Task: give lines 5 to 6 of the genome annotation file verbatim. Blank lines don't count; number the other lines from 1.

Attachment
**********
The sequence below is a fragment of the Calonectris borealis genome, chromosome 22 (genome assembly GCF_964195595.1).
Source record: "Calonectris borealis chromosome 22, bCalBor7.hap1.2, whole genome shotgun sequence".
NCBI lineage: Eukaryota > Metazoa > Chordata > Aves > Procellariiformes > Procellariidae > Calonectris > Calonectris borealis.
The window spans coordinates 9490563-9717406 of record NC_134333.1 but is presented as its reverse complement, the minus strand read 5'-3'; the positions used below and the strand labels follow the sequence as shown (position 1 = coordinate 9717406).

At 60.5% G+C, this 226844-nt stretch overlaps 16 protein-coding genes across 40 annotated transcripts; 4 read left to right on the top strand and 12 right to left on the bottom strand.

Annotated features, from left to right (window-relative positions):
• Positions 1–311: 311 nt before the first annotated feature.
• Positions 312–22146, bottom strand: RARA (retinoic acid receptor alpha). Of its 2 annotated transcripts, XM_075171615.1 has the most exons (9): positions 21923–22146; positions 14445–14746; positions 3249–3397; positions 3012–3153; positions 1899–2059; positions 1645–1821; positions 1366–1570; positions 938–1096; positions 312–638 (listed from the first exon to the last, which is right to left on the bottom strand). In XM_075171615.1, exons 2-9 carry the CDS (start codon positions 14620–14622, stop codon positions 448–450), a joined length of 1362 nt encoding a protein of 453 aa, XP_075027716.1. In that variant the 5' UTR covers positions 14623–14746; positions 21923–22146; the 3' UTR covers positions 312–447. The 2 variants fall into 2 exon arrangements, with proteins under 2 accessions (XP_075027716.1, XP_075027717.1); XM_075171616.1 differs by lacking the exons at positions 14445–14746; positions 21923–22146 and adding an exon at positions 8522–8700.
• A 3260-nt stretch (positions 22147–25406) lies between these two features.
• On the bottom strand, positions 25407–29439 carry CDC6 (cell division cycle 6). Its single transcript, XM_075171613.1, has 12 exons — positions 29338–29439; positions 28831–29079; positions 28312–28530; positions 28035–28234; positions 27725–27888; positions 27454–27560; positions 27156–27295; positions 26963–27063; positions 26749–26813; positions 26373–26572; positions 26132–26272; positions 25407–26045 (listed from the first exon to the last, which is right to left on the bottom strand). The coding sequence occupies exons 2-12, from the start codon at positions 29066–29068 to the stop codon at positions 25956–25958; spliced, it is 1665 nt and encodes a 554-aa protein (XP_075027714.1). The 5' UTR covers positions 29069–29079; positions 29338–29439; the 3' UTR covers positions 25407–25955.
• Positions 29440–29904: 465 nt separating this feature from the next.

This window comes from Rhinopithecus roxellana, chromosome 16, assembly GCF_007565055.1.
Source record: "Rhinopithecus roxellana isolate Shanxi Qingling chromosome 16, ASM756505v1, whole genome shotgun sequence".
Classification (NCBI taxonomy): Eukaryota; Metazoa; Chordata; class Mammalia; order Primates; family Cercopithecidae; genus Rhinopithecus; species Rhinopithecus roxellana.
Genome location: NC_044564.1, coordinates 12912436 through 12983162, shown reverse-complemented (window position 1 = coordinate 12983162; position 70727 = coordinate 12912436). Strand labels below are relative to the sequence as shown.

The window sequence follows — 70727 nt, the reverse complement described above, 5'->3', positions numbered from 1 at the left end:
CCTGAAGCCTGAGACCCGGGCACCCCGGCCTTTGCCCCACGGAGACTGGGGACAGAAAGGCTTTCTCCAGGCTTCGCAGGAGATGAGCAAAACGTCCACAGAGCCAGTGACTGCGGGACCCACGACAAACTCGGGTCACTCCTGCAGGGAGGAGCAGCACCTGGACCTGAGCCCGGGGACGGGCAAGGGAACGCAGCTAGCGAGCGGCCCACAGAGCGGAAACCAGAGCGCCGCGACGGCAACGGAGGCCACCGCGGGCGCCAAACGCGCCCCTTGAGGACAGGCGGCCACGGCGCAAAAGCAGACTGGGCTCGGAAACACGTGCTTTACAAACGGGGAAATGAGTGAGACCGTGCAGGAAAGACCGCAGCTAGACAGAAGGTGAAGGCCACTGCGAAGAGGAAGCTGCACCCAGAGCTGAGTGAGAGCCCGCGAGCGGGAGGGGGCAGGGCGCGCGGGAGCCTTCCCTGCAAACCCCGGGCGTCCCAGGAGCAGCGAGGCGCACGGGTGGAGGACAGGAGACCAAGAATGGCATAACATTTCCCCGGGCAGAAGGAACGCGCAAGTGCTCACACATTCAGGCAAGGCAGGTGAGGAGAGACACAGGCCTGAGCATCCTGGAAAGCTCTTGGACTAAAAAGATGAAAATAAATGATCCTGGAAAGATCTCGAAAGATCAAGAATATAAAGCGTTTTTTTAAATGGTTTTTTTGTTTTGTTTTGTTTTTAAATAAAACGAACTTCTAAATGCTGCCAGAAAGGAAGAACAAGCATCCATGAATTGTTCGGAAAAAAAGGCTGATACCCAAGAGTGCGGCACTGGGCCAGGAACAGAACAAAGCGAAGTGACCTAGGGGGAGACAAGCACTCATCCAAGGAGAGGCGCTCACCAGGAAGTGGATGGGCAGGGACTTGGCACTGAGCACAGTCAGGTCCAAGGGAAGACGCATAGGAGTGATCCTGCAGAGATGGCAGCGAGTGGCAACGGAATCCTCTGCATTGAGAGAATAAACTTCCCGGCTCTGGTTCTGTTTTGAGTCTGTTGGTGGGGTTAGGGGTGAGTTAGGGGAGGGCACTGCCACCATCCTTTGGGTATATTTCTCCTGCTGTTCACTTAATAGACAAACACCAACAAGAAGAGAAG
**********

At 60.5% G+C, this 226844-nt stretch overlaps 16 protein-coding genes across 40 annotated transcripts; 4 read left to right on the top strand and 12 right to left on the bottom strand.

Annotated features, from left to right (window-relative positions):